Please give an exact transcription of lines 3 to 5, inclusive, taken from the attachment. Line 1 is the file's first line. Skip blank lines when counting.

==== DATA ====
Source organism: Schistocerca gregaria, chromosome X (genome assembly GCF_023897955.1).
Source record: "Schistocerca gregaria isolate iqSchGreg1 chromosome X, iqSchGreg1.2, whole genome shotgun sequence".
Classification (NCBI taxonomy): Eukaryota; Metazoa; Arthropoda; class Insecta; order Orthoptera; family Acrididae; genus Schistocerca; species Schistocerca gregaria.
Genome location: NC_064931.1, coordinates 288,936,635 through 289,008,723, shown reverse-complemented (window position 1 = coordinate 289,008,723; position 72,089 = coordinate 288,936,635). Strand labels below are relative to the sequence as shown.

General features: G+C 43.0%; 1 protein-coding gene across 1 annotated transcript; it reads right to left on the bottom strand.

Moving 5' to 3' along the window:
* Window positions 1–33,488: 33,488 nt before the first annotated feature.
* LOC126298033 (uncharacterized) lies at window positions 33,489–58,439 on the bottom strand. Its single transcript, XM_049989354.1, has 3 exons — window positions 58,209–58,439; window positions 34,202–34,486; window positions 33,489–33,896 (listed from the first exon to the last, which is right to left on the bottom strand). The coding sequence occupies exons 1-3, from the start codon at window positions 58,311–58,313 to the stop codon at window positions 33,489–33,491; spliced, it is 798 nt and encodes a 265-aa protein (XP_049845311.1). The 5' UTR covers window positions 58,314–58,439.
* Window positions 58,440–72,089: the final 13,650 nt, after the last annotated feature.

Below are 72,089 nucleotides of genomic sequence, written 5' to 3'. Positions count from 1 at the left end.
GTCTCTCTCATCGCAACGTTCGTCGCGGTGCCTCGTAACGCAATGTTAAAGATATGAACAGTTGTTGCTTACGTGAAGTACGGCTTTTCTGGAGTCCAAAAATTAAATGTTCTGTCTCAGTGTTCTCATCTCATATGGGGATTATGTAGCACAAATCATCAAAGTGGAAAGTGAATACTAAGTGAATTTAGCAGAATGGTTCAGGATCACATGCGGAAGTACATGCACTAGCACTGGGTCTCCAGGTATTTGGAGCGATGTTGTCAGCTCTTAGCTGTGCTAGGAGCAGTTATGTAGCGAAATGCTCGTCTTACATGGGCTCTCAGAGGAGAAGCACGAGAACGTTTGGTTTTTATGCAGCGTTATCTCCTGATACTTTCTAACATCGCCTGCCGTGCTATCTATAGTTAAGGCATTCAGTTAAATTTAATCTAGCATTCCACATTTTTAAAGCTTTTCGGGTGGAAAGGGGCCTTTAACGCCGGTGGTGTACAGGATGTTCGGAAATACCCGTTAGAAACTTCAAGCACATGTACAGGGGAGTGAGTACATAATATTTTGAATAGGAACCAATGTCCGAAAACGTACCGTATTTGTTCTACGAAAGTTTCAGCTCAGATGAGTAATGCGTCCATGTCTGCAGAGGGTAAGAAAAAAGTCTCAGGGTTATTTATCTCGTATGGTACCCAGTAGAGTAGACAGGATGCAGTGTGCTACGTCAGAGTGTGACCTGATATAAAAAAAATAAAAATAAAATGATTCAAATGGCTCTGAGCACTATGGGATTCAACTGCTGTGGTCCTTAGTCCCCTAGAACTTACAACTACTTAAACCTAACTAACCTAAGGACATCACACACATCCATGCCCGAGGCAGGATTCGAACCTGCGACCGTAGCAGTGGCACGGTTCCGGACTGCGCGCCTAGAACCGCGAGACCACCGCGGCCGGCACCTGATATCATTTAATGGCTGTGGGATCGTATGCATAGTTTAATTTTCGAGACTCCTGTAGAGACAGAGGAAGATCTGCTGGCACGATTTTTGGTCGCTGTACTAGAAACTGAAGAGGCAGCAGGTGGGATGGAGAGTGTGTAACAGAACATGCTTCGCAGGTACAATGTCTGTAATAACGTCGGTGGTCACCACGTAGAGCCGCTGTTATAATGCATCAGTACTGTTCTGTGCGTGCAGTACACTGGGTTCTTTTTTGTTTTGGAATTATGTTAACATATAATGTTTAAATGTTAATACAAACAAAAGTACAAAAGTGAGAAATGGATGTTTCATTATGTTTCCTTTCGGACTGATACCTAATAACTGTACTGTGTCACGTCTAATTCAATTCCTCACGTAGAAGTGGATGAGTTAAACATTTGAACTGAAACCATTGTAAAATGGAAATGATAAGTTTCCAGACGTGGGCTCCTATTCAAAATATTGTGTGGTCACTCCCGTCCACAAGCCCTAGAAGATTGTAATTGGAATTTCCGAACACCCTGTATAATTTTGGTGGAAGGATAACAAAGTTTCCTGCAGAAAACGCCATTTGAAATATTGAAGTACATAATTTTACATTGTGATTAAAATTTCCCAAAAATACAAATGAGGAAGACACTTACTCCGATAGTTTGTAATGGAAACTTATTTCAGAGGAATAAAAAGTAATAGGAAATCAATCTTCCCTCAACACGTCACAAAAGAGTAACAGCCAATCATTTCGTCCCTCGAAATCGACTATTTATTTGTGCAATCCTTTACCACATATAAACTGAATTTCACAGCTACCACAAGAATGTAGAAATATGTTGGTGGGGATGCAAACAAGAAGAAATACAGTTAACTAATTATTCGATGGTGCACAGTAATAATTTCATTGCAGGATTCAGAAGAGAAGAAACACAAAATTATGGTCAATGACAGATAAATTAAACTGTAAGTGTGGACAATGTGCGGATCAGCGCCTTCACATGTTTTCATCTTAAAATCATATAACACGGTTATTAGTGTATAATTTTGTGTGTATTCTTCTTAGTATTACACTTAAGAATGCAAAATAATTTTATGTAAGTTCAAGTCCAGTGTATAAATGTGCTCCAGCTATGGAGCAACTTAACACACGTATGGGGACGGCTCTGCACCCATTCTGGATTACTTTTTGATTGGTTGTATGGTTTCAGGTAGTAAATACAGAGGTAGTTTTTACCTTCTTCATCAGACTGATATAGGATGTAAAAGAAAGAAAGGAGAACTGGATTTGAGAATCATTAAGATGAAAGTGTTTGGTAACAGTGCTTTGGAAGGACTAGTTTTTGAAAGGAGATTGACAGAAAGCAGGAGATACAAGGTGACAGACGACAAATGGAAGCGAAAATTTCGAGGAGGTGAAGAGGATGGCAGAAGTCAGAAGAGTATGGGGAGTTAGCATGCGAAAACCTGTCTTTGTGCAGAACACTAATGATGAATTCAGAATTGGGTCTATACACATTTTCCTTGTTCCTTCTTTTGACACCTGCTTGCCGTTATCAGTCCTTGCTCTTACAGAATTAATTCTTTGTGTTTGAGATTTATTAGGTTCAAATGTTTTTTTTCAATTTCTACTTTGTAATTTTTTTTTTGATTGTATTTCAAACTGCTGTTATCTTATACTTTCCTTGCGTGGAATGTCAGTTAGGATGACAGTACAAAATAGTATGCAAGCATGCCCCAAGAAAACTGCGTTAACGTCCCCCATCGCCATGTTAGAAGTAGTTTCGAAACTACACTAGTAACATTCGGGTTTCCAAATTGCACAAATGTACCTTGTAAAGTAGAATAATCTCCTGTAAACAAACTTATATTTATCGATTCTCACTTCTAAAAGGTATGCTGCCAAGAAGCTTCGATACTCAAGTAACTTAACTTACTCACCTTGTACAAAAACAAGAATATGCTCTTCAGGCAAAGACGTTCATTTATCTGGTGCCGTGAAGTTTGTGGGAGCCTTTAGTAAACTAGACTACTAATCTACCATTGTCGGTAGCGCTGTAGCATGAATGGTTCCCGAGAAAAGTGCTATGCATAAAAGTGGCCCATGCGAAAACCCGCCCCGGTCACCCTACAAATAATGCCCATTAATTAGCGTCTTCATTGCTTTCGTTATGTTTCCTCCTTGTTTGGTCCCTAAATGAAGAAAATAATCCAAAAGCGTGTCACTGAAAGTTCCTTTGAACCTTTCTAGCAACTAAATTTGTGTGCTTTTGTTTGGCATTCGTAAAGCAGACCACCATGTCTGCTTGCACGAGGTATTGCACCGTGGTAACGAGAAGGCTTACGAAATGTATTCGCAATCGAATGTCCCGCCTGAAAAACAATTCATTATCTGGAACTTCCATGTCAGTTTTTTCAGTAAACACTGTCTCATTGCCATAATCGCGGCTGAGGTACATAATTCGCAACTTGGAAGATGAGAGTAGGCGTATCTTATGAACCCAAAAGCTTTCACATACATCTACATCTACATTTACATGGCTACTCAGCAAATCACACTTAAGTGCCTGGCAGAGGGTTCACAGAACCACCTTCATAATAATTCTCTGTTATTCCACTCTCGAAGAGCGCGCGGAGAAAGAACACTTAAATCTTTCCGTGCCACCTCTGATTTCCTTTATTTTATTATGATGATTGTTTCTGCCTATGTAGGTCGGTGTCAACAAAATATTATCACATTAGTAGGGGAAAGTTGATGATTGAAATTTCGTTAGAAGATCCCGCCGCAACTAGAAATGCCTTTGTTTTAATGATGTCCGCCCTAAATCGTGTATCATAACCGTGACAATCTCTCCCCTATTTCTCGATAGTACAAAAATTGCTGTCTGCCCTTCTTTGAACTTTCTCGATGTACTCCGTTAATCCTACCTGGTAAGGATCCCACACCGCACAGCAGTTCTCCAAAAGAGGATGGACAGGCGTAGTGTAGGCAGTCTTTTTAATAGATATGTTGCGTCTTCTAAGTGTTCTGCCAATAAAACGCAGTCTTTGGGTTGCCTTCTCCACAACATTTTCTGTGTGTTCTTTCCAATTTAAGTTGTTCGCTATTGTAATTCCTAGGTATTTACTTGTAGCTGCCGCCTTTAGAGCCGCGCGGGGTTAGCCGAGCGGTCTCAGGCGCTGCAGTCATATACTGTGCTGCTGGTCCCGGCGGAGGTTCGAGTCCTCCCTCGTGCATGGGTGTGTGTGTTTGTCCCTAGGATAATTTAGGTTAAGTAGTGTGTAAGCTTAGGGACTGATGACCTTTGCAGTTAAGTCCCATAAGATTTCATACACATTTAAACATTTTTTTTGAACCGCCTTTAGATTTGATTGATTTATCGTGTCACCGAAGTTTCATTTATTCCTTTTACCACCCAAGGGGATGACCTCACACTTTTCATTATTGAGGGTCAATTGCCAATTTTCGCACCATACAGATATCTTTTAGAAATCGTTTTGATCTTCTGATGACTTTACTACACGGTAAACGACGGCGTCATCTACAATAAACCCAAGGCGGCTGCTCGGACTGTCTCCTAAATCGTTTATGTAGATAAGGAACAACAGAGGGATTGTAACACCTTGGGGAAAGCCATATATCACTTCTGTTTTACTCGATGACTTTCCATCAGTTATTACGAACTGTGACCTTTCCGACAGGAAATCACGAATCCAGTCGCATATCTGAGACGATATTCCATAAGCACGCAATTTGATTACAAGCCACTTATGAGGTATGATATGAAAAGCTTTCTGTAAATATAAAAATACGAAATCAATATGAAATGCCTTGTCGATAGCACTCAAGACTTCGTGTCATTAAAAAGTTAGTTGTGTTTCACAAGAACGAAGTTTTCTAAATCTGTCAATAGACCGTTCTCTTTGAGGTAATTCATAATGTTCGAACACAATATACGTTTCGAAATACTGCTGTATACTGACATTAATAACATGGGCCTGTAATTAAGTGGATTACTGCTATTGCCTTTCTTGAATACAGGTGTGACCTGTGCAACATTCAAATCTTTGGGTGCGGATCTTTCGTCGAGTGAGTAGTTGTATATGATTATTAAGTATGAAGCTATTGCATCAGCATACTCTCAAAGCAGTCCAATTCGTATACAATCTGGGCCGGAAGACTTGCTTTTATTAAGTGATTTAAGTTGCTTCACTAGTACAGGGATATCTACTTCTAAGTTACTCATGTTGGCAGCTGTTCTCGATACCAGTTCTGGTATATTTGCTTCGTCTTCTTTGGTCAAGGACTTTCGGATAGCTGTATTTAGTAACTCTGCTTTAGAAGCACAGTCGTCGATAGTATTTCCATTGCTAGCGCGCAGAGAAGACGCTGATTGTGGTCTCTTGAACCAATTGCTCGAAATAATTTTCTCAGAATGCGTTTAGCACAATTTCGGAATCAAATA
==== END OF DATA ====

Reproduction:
Classification (NCBI taxonomy): Eukaryota; Metazoa; Arthropoda; class Insecta; order Orthoptera; family Acrididae; genus Schistocerca; species Schistocerca gregaria.
Genome location: NC_064931.1, coordinates 288,936,635 through 289,008,723, shown reverse-complemented (window position 1 = coordinate 289,008,723; position 72,089 = coordinate 288,936,635). Strand labels below are relative to the sequence as shown.

General features: G+C 43.0%; 1 protein-coding gene across 1 annotated transcript; it reads right to left on the bottom strand.